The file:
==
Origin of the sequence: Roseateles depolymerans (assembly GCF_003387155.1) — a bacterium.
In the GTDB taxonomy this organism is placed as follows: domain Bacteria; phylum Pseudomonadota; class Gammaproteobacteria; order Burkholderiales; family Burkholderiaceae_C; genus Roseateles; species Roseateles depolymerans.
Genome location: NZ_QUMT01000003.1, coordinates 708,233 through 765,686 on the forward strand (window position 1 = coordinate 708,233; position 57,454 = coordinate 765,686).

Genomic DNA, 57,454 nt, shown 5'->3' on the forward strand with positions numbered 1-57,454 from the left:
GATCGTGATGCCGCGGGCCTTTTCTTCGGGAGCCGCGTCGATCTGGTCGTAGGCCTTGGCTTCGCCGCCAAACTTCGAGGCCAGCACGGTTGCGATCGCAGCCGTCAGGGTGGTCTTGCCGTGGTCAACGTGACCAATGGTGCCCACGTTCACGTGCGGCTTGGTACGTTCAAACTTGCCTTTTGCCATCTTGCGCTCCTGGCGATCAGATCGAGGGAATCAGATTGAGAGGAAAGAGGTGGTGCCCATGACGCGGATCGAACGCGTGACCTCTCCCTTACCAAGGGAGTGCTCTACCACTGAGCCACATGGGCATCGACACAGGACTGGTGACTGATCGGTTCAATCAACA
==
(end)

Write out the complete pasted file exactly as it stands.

Origin of the sequence: Roseateles depolymerans (assembly GCF_003387155.1) — a bacterium.
In the GTDB taxonomy this organism is placed as follows: domain Bacteria; phylum Pseudomonadota; class Gammaproteobacteria; order Burkholderiales; family Burkholderiaceae_C; genus Roseateles; species Roseateles depolymerans.
Genome location: NZ_QUMT01000003.1, coordinates 708,233 through 765,686 on the forward strand (window position 1 = coordinate 708,233; position 57,454 = coordinate 765,686).

Genomic DNA, 57,454 nt, shown 5'->3' on the forward strand with positions numbered 1-57,454 from the left:
GATCGTGATGCCGCGGGCCTTTTCTTCGGGAGCCGCGTCGATCTGGTCGTAGGCCTTGGCTTCGCCGCCAAACTTCGAGGCCAGCACGGTTGCGATCGCAGCCGTCAGGGTGGTCTTGCCGTGGTCAACGTGACCAATGGTGCCCACGTTCACGTGCGGCTTGGTACGTTCAAACTTGCCTTTTGCCATCTTGCGCTCCTGGCGATCAGATCGAGGGAATCAGATTGAGAGGAAAGAGGTGGTGCCCATGACGCGGATCGAACGCGTGACCTCTCCCTTACCAAGGGAGTGCTCTACCACTGAGCCACATGGGCATCGACACAGGACTGGTGACTGATCGGTTCAATCAACA